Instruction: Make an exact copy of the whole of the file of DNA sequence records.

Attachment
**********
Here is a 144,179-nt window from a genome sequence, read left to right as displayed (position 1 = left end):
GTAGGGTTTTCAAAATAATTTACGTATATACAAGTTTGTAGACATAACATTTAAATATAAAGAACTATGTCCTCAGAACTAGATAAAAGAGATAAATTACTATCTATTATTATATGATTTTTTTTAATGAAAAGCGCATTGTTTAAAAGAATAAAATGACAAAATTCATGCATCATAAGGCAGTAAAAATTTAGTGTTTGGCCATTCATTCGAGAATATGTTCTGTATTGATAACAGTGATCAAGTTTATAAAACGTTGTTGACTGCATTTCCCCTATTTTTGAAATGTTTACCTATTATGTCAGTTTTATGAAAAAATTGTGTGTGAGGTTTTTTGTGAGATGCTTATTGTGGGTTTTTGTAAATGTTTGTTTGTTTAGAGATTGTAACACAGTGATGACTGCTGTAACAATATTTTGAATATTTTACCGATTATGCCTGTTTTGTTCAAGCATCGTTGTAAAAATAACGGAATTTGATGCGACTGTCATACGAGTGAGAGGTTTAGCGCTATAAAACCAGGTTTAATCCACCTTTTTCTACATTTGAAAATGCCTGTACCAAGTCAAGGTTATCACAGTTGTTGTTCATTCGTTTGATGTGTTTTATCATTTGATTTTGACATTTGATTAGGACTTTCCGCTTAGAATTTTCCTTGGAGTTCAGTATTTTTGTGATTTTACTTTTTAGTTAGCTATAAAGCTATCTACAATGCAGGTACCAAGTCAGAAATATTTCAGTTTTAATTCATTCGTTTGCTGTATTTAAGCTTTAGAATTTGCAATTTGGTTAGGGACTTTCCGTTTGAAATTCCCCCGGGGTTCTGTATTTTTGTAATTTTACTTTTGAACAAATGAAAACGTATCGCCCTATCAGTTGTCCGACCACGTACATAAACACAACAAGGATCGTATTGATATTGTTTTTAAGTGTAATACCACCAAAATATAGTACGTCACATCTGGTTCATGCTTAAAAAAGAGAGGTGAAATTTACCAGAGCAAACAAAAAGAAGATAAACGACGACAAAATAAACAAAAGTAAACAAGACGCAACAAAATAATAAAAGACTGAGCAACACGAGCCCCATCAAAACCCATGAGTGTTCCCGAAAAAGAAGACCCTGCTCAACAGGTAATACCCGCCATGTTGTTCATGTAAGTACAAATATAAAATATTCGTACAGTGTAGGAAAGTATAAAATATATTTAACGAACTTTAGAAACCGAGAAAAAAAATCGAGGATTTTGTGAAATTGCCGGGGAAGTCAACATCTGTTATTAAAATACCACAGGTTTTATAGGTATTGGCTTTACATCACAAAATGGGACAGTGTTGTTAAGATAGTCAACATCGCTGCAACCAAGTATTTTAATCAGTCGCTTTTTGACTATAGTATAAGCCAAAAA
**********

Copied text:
Here is a 144,179-nt window from a genome sequence, read left to right as displayed (position 1 = left end):
GTAGGGTTTTCAAAATAATTTACGTATATACAAGTTTGTAGACATAACATTTAAATATAAAGAACTATGTCCTCAGAACTAGATAAAAGAGATAAATTACTATCTATTATTATATGATTTTTTTTAATGAAAAGCGCATTGTTTAAAAGAATAAAATGACAAAATTCATGCATCATAAGGCAGTAAAAATTTAGTGTTTGGCCATTCATTCGAGAATATGTTCTGTATTGATAACAGTGATCAAGTTTATAAAACGTTGTTGACTGCATTTCCCCTATTTTTGAAATGTTTACCTATTATGTCAGTTTTATGAAAAAATTGTGTGTGAGGTTTTTTGTGAGATGCTTATTGTGGGTTTTTGTAAATGTTTGTTTGTTTAGAGATTGTAACACAGTGATGACTGCTGTAACAATATTTTGAATATTTTACCGATTATGCCTGTTTTGTTCAAGCATCGTTGTAAAAATAACGGAATTTGATGCGACTGTCATACGAGTGAGAGGTTTAGCGCTATAAAACCAGGTTTAATCCACCTTTTTCTACATTTGAAAATGCCTGTACCAAGTCAAGGTTATCACAGTTGTTGTTCATTCGTTTGATGTGTTTTATCATTTGATTTTGACATTTGATTAGGACTTTCCGCTTAGAATTTTCCTTGGAGTTCAGTATTTTTGTGATTTTACTTTTTAGTTAGCTATAAAGCTATCTACAATGCAGGTACCAAGTCAGAAATATTTCAGTTTTAATTCATTCGTTTGCTGTATTTAAGCTTTAGAATTTGCAATTTGGTTAGGGACTTTCCGTTTGAAATTCCCCCGGGGTTCTGTATTTTTGTAATTTTACTTTTGAACAAATGAAAACGTATCGCCCTATCAGTTGTCCGACCACGTACATAAACACAACAAGGATCGTATTGATATTGTTTTTAAGTGTAATACCACCAAAATATAGTACGTCACATCTGGTTCATGCTTAAAAAAGAGAGGTGAAATTTACCAGAGCAAACAAAAAGAAGATAAACGACGACAAAATAAACAAAAGTAAACAAGACGCAACAAAATAATAAAAGACTGAGCAACACGAGCCCCATCAAAACCCATGAGTGTTCCCGAAAAAGAAGACCCTGCTCAACAGGTAATACCCGCCATGTTGTTCATGTAAGTACAAATATAAAATATTCGTACAGTGTAGGAAAGTATAAAATATATTTAACGAACTTTAGAAACCGAGAAAAAAAATCGAGGATTTTGTGAAATTGCCGGGGAAGTCAACATCTGTTATTAAAATACCACAGGTTTTATAGGTATTGGCTTTACATCACAAAATGGGACAGTGTTGTTAAGATAGTCAACATCGCTGCAACCAAGTATTTTAATCAGTCGCTTTTTGACTATAGTATAAGCCAAAAA